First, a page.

Esmay out as ASU baseball coach
JUN 09, 2014 3:20p ET
TEMPE, Ariz. -- Tim Esmay is out as Arizona State's baseball coach after a five-year tenure that included a .679 winning percentage but was light on postseason success.
ASU announced Esmay's resignation follow an end-of-season evaluation on Monday with new Vice President for University Athletics Ray Anderson. He has one year remaining on his contracxt.
Esmay, 49, leaves his post with a 201-94-1 record, which stood as the highest winning percentage (.679) among active Pac-12 coaches. His record included a disappointing 33-24 2014 season in which the Sun Devils were eliminated without a win in the NCAA regional.
"It's always a difficult day when you have to make a move like this regarding someone you like and respect," Anderson said. "I came in and made an assessment. What I know is that -- and I've said it before -- we want to be at a higher level, we expect to be at higher level, we should be at a higher level, and that's where we're going."
Esmay, the 2010 Pac-10 Coach of the Year, was hired by former Athletics Director Lisa Love after Pat Murphy was dismissed in 2009 following an NCAA investigation into the program. A former ASU player and an assistant under Jim Brock and Murphy, Esmay was the fourth head coach in the program's history, following Bobby Winkles (1959-1971), Brock (1972-1994) and Murphy (1995-2009).
“We want to be at a higher level, we expect to be at higher level, we should be at a higher level, and that's where we're going.”
In Esmay's first season, ASU won its first 24 games, captured the Pac-10 title and advanced to the College World Series. The Sun Devils have not returned to the College World Series since.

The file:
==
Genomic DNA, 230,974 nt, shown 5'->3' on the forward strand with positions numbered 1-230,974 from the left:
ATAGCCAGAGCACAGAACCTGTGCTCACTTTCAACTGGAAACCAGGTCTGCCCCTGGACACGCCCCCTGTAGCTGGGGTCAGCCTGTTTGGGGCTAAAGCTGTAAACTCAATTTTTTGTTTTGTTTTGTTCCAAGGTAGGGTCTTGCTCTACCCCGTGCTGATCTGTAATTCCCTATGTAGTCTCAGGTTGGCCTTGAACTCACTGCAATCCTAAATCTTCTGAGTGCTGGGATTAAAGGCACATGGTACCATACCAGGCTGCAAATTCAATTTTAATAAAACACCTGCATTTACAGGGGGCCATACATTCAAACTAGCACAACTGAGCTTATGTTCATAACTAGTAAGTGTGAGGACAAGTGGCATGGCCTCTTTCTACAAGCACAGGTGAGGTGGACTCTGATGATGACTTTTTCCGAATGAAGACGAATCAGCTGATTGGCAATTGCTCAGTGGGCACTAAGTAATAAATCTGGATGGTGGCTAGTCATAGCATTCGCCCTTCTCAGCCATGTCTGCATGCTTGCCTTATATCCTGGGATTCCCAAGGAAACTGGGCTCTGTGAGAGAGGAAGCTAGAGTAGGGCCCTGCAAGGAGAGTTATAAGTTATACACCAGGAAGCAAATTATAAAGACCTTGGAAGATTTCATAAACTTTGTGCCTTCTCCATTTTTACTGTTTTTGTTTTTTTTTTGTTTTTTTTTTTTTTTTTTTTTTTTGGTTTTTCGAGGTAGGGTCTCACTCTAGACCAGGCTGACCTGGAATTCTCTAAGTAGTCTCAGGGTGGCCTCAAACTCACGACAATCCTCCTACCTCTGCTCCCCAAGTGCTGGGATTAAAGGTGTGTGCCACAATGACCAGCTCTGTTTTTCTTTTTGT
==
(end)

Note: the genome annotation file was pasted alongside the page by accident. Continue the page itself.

Anderson, a former baseball player at Stanford, said ASU's search for its next baseball coach begins immediately and will not be limited to current collegiate coaches. ASU will also look to the ranks of Major League Baseball and its minor league system.
"It's going to be an exhaustive search," Anderson said. "Very frankly, we think this is one of the top four or five elite programs and destinations for college baseball, so we would anticipate very sincere and aggressive interest in this position."
There is no clear timetable on the search yet, but Anderson said he would like to make a decision as quickly as possible while making sure to be thorough.
"Real strong leadership is important, particularly to get where we're planning to get in all of our sports," Anderson said. "Certainly passion for the student athlete and experience is going to be critical. Real drive on the academics is going to be real critical. And certainly to Coach Esmay's credit, he was very effective in that academic environment, so whoever comes in is going to have to meet that challenge, meet that standard."
Whoever takes over will do so as ASU prepares to move into Phoenix Municipal Stadium next season. While maintaining there is never a good time to dismiss a coach, Anderson admitted the timing of Esmay's departure offers an opportunity for the next coach to start fresh in conjunction with the move.
"We want to see a culture whereby you know you're going to reinvigorate and then recapture what this Arizona State program had back in the championship era," Anderson said. "That's what we have promised, and that's what we intend to deliver."
With Esmay out, Anderson will be making his third coaching hire since starting at ASU in early February. Anderson hired Zeke Jones to replace Shawn Charles as wrestling coach and Rene Lyst to replace John Spini, who retired, as head of the women's gymnastics program.